|Regions with significant populations|
|South India • Sri Lanka • Singapore • Malaysia|
|Thiruppugal, Tirumurukāṟṟuppaṭai, Skanda Purana|
|Old Tamil • Sanskrit • others|
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|Related ethnic groups|
|Tamils, Malayali, Sinhalese, Kannaḍigaru|
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Kaumaram (Tamil: கௌமாரம்) is a Hindu denomination that primarily venerates the Hindu deity of war, Kartikeya, also known as Kumaran, Murugan (in South India), Arumugan, and Subrahmanyan. Devotees of Kumaran, called Kaumaras, also revere members of his family: Parvati, Shiva, and Ganesha, as well his consorts, Devasena and Sundaravalli, the daughters of Vishnu in Tamil tradition. The important theological texts relating to Kumara are a part of the Shaiva agama canon. This sub-tradition is found among the Tamils, Kannadigas, and the Vedda, in South India, Sri Lanka, and among the Tamil diaspora worldwide. The love story of Kumara/Murugan and his wife Valli, a girl from a local tribe, is popular in Tamil Nadu, where Kumara acquired the status of a national god.[note 1]
According to the Kanda Puranam, Kartikeya was the second son of Shiva and Parvati, and the younger brother to Ganesha. According to the Puranic sources, he incarnated as six sparks emanating from the third eye of Shiva.
In a legend, Shiva pretends to forget the significance of the mantra Om and asks a young Kartikeya. The young boy astounds everyone by showing Shiva that it is the source of all creation. This earns him the epithet swaminathan, to indicate that he outdid his father.
Tamil Nadu has six primary temples for Kartikeya that are known by the name Arupadai Veedu, which that translates roughly as "the Six Stations".
Modes of worship include kavadi that is a form of dance, alagu which is a sharp piece of metal that one pierces on the body, carrying milk and water on the heads to offer to the deity and involves a sattvik diet.
Thaipusam is an occasion that is celebrated in Kaumaram. This is much more prevalent in the Murugan Temple in Malaysia. Another chief period of worship is the Shashti. This is a period of six days when villages in South India with primary Kartikeya deities come together for a celebration. The people involved take a vow on following a vegetarian diet for the period. The six days portray events from the life of Kartikeya. The chief parts covered are the ceremonies in which he is awarded the spear Vel by his mother Shakthi, the killing of the asura Surapadman, and his wedding to Valli.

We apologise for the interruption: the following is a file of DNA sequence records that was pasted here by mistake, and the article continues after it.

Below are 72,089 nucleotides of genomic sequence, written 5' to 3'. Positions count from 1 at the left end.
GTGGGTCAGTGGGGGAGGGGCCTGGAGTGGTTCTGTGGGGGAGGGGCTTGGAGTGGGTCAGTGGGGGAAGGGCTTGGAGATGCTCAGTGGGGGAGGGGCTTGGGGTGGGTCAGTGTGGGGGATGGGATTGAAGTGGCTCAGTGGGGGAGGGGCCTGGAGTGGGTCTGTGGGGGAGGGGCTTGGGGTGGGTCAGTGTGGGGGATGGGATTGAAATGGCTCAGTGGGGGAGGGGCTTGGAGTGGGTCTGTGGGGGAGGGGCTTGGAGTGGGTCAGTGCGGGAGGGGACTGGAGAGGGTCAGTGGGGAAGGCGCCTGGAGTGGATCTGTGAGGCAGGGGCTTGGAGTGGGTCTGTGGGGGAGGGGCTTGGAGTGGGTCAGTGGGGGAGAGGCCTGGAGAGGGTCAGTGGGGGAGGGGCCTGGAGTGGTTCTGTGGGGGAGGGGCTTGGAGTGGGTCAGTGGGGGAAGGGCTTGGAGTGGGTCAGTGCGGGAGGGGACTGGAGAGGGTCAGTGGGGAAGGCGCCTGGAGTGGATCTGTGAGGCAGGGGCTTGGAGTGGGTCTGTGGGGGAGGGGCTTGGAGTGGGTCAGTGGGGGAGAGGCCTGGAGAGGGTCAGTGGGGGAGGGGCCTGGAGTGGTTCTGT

Other than this, Karnataka, that is another prominent place for Kaumaras, would have its own mode of worship. Trekking the Kumara Parvatha where he is believed to have attained mukti giving up his life is popular although not essentially in a very traditional manner.
Sri Lanka has many popular Murugan temples like the Nallur Kandaswamy temple, the Thirukkovil Temple, the Maviddapuram Kandaswamy Temple, the Kataragama temple, and the Kilinochchi Murugan temple. The chariot festival celebrated every year in the Nallur Kandaswamy temple in Jaffna is popular among the Sri Lankan Tamil population. Karthikai Deepam is an important Tamil annual festival dedicated to Murugan worship in Sri Lanka.
According to local legends and Tamil folklore, Kartikeya is regarded as a veteran and a guardian of the language that is believed to have been founded by the sage Agastya, with the blessings of Kartikeya. He is considered the patron of the Tamils, due to his worship being widespread among those of Tamil descent.
The primary works in Sanskrit related to Kaumaram are Skanda Puranam detailing the history of Kartikeya and Kumārasambhava, a poem by the Sanskrit scholar Kalidasa, that literally translates as "The Creation of Kumara" or "the Creation of the Son/Boy".
Adi Shankara wrote a piece on Kartikeya called Subramanya Bhujangam .
In Tamil, abundant literature is to be found both in the classical texts and in the folklore. The Skanda Puranam was translated into Tamil. Chief contributors to the classical Tamil texts include Arunagirinathar who wrote hymns of praise with complicated grammar patterns and alliteration and onomatopoeia.
Tamil folk music have hymns written praising the beauty and bravery of Kartikeya. Another chiefly written topic is the way he fell in love and converted his bride Valli. There is a dedicated tune called "Kavadi Sindhu" that is usually used to sing such hymns. This tune became associated with celebrations and dances.